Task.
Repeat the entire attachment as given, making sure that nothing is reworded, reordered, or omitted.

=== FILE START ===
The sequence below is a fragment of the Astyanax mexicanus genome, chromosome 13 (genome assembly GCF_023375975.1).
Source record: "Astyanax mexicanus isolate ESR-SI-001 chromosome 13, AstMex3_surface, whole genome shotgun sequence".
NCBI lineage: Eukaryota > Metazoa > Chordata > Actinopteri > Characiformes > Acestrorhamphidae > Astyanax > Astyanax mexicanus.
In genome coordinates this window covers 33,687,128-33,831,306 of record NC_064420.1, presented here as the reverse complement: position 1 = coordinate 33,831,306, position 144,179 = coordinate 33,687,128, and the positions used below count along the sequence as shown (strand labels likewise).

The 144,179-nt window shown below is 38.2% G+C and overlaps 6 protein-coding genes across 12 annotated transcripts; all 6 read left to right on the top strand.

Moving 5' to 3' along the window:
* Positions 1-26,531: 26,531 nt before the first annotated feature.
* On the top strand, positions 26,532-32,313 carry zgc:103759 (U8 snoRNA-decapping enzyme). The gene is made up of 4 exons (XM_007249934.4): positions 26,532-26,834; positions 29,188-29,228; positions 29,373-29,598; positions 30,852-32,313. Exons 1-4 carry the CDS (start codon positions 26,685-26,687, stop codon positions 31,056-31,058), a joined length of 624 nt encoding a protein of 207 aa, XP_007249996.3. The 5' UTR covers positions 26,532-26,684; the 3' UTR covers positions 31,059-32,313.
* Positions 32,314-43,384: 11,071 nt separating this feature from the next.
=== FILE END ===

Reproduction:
The sequence below is a fragment of the Astyanax mexicanus genome, chromosome 13 (genome assembly GCF_023375975.1).
Source record: "Astyanax mexicanus isolate ESR-SI-001 chromosome 13, AstMex3_surface, whole genome shotgun sequence".
NCBI lineage: Eukaryota > Metazoa > Chordata > Actinopteri > Characiformes > Acestrorhamphidae > Astyanax > Astyanax mexicanus.
In genome coordinates this window covers 33,687,128-33,831,306 of record NC_064420.1, presented here as the reverse complement: position 1 = coordinate 33,831,306, position 144,179 = coordinate 33,687,128, and the positions used below count along the sequence as shown (strand labels likewise).

The 144,179-nt window shown below is 38.2% G+C and overlaps 6 protein-coding genes across 12 annotated transcripts; all 6 read left to right on the top strand.

Moving 5' to 3' along the window:
* Positions 1-26,531: 26,531 nt before the first annotated feature.
* On the top strand, positions 26,532-32,313 carry zgc:103759 (U8 snoRNA-decapping enzyme). The gene is made up of 4 exons (XM_007249934.4): positions 26,532-26,834; positions 29,188-29,228; positions 29,373-29,598; positions 30,852-32,313. Exons 1-4 carry the CDS (start codon positions 26,685-26,687, stop codon positions 31,056-31,058), a joined length of 624 nt encoding a protein of 207 aa, XP_007249996.3. The 5' UTR covers positions 26,532-26,684; the 3' UTR covers positions 31,059-32,313.
* Positions 32,314-43,384: 11,071 nt separating this feature from the next.